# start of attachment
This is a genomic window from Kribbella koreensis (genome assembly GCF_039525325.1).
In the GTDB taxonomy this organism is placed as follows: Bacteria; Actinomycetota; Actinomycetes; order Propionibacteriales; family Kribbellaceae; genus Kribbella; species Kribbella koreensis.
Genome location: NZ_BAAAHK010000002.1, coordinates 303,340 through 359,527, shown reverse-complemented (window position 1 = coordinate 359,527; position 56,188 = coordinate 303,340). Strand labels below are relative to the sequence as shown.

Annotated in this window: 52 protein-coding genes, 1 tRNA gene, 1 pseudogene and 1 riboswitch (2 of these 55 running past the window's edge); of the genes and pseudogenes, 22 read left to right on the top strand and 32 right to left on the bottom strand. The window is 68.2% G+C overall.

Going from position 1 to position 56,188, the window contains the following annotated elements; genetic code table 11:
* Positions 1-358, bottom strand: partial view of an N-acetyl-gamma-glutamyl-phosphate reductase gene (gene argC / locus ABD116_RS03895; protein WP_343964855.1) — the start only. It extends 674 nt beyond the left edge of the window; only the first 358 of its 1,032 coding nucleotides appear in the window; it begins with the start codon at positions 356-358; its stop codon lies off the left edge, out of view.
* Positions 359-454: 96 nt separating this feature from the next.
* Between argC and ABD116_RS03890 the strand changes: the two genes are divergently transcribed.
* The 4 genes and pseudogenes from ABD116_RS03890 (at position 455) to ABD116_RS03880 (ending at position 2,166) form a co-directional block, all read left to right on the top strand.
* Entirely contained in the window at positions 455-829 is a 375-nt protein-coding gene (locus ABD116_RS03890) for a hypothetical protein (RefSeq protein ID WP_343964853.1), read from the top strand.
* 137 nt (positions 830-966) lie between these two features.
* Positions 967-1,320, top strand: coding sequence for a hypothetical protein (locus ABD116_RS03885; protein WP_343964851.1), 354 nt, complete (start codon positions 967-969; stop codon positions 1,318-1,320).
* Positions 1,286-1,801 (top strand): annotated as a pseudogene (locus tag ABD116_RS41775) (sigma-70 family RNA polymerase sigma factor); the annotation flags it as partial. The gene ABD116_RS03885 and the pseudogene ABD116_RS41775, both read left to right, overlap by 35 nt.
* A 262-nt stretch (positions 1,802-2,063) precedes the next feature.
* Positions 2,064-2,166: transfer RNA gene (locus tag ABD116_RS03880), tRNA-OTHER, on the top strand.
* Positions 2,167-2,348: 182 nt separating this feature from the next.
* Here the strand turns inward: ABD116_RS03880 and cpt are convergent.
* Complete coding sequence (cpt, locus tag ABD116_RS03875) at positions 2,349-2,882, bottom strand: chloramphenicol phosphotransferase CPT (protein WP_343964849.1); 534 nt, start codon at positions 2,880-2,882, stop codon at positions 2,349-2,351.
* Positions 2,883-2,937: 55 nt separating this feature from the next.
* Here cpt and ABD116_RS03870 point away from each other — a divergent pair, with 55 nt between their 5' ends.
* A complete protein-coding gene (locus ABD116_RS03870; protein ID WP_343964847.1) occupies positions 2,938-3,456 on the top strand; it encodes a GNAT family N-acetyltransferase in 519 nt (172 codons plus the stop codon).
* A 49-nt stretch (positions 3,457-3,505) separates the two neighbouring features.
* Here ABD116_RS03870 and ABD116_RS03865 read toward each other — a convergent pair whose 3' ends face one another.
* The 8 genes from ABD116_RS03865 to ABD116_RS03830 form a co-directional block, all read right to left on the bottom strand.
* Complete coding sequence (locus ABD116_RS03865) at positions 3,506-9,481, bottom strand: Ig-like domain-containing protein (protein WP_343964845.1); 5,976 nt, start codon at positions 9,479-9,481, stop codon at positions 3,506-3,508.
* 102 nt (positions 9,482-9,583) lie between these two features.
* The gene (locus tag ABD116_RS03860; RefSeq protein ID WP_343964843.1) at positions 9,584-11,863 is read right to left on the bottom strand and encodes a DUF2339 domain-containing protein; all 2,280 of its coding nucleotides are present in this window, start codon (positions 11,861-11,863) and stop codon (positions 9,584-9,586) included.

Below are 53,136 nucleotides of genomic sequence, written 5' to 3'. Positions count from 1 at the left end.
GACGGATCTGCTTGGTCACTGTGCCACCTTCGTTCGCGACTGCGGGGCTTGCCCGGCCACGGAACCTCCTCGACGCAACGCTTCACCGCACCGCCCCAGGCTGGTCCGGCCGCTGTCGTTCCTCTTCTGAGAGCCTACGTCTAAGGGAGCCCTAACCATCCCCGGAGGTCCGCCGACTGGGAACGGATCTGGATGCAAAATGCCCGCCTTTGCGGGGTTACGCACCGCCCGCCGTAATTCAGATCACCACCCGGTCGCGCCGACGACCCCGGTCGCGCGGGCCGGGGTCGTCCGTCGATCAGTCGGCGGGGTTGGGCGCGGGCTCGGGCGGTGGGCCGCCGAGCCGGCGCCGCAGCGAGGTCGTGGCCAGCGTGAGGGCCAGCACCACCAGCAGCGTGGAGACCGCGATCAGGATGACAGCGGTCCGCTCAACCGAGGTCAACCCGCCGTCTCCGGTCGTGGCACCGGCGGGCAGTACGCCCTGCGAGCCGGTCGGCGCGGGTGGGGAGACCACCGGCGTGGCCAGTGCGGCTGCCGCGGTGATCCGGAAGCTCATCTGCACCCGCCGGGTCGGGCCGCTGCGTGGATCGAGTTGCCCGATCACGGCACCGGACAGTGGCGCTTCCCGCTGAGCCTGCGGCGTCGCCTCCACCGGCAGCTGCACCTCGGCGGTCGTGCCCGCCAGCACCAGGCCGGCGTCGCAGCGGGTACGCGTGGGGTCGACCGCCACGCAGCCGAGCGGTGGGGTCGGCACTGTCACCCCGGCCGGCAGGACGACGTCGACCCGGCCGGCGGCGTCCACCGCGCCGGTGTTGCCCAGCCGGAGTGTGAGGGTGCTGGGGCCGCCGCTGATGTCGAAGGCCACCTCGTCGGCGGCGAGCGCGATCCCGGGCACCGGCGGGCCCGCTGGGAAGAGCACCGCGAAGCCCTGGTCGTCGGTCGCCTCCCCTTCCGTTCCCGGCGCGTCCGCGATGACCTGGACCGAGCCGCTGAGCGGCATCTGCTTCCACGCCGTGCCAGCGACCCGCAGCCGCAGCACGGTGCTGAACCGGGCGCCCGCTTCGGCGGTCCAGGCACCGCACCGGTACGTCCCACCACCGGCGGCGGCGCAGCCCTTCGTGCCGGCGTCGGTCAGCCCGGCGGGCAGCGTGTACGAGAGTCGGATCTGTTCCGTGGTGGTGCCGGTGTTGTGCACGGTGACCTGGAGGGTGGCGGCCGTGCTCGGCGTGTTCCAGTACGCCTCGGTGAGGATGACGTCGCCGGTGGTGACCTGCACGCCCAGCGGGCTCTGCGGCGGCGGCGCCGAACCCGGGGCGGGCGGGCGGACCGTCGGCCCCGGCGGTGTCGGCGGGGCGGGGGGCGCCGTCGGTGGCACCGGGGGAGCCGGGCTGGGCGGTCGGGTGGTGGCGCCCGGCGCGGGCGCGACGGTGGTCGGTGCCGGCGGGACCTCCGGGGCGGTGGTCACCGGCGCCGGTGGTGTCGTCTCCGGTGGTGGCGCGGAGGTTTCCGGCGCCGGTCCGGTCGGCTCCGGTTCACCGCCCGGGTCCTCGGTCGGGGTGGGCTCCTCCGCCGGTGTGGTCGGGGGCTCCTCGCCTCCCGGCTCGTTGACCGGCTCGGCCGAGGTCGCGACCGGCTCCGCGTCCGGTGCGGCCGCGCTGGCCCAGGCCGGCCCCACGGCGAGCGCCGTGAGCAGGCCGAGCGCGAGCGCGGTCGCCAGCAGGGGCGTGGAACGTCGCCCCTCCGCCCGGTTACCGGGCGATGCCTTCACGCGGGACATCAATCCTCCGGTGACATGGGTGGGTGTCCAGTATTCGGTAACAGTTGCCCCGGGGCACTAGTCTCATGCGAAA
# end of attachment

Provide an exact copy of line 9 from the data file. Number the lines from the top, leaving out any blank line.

* The 4 genes and pseudogenes from ABD116_RS03890 (at position 455) to ABD116_RS03880 (ending at position 2,166) form a co-directional block, all read left to right on the top strand.